I'm having increasing trouble listening to weather forecasts on the radio and my mind always seems to slip past the bit where it explains what its likely to be like around here. Give me a simple chart with isobars and frontal systems and let me work it out for myself. But, even when I am listening, I find some of the things that get said so distracting that the rest of the forecast is obscured by an internally generated haze of irritation. I can almost forgive the occasional non meteorologically trained presenter from announcing that tomorrow will be twice as hot as today when they mean its likely to go from 4C to 8C (and not 277K to 554K (281C for those that care)) but I do have trouble when those who should know better talk of what the weather should be like, as opposed to what it might be like, or, for example, of temperatures struggling to get into double figures.
Since when did the weather do what it should? Who decided what it should be doing? The suggestion that the weather was given its instructions and then either compliantly obeyed or was willfully disobedient just doesn't make sense and neither does the idea that a temperature could have such a sense of purpose that it struggles to try and reach some arbitrary target. Yet these metaphors survive even the good scientific sense of the by and large properly trained meteorologists who work for the BBC. So, why the inappropriate metaphors? The ones that suggest that there's a hidden plan, with targets, that the weather may or may not see fit to meet.
Last week's European elections brought mixed results across the continent, but it's clear that there's increasing distrust of the mainstream political parties and of their failure to deliver the prosperity and security that we feel we've been promised. In the UK this took the form of a large vote for the United Kingdom Independence Party (UKIP). Since UKIP don't seem to have any policies that they're prepared to talk about, other than being against immigration and withdrawing from the EU, I don't think it would be unfair to say that they've ridden a wave of Xenophobia, one that is inclined to find someone to blame for "things going wrong" rather than do the equivalent of the good meteorologists trick of standing back, looking at the patterns of political, social and economic change (note that I avoid saying "development" because this suggests a pre-determined state that we might be developing towards) and then trying to spot underlying patterns so that we might better understand how things might change in the future. After all, we've never been at this stage of history before and there isn't a way things should be any more than there's a way the weather should be.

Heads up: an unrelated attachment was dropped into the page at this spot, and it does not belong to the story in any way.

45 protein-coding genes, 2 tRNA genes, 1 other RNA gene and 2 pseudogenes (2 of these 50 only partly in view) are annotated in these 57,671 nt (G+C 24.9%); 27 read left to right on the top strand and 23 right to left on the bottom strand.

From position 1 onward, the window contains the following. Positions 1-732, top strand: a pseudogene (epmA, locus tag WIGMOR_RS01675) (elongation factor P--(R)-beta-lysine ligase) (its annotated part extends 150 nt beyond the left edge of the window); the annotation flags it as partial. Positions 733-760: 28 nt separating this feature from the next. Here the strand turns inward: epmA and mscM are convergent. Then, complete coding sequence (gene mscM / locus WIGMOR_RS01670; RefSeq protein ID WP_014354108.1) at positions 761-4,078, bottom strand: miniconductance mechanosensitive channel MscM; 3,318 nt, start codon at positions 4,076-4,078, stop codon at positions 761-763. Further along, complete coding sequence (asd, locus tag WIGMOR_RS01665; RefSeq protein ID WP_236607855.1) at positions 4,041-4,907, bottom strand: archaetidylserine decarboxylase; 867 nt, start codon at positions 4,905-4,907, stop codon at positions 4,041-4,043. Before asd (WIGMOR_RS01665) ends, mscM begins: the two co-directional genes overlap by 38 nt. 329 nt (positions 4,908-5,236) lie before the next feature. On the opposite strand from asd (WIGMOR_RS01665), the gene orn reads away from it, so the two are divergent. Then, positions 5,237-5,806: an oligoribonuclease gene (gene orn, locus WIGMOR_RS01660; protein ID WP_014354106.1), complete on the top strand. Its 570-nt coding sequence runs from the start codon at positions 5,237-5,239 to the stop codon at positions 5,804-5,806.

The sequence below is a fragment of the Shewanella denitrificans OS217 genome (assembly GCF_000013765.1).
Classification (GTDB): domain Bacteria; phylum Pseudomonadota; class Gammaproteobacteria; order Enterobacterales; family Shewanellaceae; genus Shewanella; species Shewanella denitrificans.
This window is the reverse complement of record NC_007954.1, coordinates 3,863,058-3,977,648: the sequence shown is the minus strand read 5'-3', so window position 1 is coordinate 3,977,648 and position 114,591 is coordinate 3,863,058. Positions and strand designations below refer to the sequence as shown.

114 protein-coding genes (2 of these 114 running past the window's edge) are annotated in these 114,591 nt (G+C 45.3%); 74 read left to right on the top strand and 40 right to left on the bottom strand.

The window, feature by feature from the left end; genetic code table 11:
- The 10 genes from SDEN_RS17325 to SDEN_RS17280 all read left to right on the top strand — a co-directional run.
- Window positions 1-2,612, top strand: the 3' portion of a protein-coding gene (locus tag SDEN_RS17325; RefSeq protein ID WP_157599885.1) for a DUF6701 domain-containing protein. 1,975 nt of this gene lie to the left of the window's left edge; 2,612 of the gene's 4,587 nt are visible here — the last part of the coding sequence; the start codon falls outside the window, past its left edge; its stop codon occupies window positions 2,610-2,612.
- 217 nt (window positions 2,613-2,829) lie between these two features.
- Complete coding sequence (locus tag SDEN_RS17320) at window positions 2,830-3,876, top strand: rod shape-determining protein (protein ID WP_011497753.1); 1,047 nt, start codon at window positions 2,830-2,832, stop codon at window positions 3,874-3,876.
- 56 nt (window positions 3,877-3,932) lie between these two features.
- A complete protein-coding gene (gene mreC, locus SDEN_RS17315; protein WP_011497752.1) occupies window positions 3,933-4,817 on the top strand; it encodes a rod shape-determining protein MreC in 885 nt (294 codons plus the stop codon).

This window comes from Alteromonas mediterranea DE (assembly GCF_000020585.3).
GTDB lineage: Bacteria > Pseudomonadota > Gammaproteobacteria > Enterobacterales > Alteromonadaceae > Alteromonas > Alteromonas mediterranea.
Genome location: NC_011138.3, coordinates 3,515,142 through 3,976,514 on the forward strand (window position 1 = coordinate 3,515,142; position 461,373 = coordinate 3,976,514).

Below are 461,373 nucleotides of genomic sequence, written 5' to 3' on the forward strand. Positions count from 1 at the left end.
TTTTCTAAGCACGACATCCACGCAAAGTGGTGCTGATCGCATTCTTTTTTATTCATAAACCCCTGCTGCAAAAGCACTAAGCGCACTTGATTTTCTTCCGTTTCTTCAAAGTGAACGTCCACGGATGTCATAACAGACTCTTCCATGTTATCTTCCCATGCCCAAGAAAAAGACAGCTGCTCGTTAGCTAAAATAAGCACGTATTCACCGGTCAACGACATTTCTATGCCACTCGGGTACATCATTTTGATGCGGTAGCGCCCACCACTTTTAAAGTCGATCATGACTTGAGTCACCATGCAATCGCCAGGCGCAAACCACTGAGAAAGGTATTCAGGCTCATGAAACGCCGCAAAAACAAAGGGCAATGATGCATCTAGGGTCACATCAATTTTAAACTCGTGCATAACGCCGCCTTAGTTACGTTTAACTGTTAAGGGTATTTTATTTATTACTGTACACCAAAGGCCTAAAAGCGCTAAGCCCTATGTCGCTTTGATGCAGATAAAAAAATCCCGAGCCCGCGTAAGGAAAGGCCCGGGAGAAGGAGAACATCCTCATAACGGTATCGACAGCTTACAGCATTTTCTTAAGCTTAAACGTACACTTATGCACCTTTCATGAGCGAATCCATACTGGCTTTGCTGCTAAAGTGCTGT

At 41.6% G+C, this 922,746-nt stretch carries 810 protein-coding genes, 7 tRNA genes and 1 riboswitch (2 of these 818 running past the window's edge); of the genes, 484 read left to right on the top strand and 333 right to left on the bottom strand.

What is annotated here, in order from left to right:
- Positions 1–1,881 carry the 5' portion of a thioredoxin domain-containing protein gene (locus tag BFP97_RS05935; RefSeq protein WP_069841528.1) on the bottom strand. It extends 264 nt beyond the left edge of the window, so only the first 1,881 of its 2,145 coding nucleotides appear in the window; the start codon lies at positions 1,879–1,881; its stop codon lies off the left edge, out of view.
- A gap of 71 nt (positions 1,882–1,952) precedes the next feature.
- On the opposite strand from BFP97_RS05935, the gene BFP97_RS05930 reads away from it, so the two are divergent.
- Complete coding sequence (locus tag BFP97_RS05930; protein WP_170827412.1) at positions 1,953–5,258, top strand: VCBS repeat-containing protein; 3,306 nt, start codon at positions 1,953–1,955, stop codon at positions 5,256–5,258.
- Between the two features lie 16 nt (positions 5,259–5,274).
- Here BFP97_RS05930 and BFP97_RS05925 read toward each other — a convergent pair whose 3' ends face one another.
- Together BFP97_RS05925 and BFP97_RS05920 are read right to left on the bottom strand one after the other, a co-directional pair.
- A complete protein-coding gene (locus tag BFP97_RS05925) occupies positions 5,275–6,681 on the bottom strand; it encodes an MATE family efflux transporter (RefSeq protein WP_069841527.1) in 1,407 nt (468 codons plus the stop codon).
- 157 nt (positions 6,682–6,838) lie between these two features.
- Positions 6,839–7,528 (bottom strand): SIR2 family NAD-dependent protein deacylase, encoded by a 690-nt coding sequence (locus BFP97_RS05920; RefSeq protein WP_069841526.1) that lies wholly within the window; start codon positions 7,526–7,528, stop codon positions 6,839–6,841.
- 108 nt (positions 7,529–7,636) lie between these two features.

What links the foolish metaphors about the weather with the shallow political perspective of UKIP is the very human tendency to see active agents at work in what might otherwise be seen as essentially chaotic processes. This tendency has been given an explanation by evolutionary psychologists which can be summed up by one simple example. If you're a vulnerable animal surrounded by hostile predators then there's a survival value in treating the rustle in the bushes as though it was caused by a lion rather than hanging around to find out if it was just a rustle in the bushes. Of course, living in a land of few serious predators, it's much easier for me to avoid jumping to this sort of conclusion and it has been argued that, first of all, this search for agency - even where none exists - is a prime driver of religious belief and, secondly, that as societies become safer the need for religious belief has declined.
Now, if there is some grand plan, even a great creator, then the idea that things should be some way or other makes sense. Things either conform to the plan, or the great creator's wishes, or they don't. But if we're just an intelligent lifeform that happens to have evolved on this particular planet, carrying with us the baggage of our evolutionary history, then there isn't a plan and the best we can do is try to figure out why things are as they are and, if we don't like the situation we've found ourselves in, try to work out how to change them.